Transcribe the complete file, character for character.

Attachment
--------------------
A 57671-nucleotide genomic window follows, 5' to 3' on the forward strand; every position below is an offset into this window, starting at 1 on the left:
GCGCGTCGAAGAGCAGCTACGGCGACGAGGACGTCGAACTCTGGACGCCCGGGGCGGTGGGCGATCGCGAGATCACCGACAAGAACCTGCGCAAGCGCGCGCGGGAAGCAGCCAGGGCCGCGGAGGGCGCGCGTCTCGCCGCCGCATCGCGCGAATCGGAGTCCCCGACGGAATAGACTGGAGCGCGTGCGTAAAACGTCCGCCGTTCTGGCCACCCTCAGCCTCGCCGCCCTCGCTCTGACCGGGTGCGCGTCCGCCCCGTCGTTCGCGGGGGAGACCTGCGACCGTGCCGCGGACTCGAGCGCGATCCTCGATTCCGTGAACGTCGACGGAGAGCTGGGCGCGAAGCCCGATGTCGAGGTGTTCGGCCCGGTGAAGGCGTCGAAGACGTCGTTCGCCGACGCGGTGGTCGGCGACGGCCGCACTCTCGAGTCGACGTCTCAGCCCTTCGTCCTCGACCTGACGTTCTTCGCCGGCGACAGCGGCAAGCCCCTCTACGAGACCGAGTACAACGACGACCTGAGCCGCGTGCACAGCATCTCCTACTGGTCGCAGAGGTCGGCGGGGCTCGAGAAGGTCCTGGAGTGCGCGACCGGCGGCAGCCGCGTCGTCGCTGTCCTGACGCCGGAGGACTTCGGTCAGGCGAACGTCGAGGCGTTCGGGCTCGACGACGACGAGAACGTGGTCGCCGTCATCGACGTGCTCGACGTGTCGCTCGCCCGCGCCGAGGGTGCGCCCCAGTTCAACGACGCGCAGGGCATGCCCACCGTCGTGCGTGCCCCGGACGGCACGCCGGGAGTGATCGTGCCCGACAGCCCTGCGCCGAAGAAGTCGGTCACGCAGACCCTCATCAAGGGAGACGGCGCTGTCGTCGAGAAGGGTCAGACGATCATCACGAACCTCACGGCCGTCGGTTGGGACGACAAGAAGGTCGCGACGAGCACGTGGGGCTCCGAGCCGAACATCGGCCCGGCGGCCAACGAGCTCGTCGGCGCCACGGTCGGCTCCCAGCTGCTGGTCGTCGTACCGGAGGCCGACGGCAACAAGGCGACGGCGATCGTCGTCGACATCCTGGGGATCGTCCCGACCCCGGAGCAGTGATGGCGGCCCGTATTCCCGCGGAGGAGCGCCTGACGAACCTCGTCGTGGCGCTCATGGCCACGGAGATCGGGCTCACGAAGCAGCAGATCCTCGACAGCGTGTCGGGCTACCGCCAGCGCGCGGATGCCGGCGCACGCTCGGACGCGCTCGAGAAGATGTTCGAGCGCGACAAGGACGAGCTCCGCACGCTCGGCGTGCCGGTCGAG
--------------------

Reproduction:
A 57671-nucleotide genomic window follows, 5' to 3' on the forward strand; every position below is an offset into this window, starting at 1 on the left:
GCGCGTCGAAGAGCAGCTACGGCGACGAGGACGTCGAACTCTGGACGCCCGGGGCGGTGGGCGATCGCGAGATCACCGACAAGAACCTGCGCAAGCGCGCGCGGGAAGCAGCCAGGGCCGCGGAGGGCGCGCGTCTCGCCGCCGCATCGCGCGAATCGGAGTCCCCGACGGAATAGACTGGAGCGCGTGCGTAAAACGTCCGCCGTTCTGGCCACCCTCAGCCTCGCCGCCCTCGCTCTGACCGGGTGCGCGTCCGCCCCGTCGTTCGCGGGGGAGACCTGCGACCGTGCCGCGGACTCGAGCGCGATCCTCGATTCCGTGAACGTCGACGGAGAGCTGGGCGCGAAGCCCGATGTCGAGGTGTTCGGCCCGGTGAAGGCGTCGAAGACGTCGTTCGCCGACGCGGTGGTCGGCGACGGCCGCACTCTCGAGTCGACGTCTCAGCCCTTCGTCCTCGACCTGACGTTCTTCGCCGGCGACAGCGGCAAGCCCCTCTACGAGACCGAGTACAACGACGACCTGAGCCGCGTGCACAGCATCTCCTACTGGTCGCAGAGGTCGGCGGGGCTCGAGAAGGTCCTGGAGTGCGCGACCGGCGGCAGCCGCGTCGTCGCTGTCCTGACGCCGGAGGACTTCGGTCAGGCGAACGTCGAGGCGTTCGGGCTCGACGACGACGAGAACGTGGTCGCCGTCATCGACGTGCTCGACGTGTCGCTCGCCCGCGCCGAGGGTGCGCCCCAGTTCAACGACGCGCAGGGCATGCCCACCGTCGTGCGTGCCCCGGACGGCACGCCGGGAGTGATCGTGCCCGACAGCCCTGCGCCGAAGAAGTCGGTCACGCAGACCCTCATCAAGGGAGACGGCGCTGTCGTCGAGAAGGGTCAGACGATCATCACGAACCTCACGGCCGTCGGTTGGGACGACAAGAAGGTCGCGACGAGCACGTGGGGCTCCGAGCCGAACATCGGCCCGGCGGCCAACGAGCTCGTCGGCGCCACGGTCGGCTCCCAGCTGCTGGTCGTCGTACCGGAGGCCGACGGCAACAAGGCGACGGCGATCGTCGTCGACATCCTGGGGATCGTCCCGACCCCGGAGCAGTGATGGCGGCCCGTATTCCCGCGGAGGAGCGCCTGACGAACCTCGTCGTGGCGCTCATGGCCACGGAGATCGGGCTCACGAAGCAGCAGATCCTCGACAGCGTGTCGGGCTACCGCCAGCGCGCGGATGCCGGCGCACGCTCGGACGCGCTCGAGAAGATGTTCGAGCGCGACAAGGACGAGCTCCGCACGCTCGGCGTGCCGGTCGAG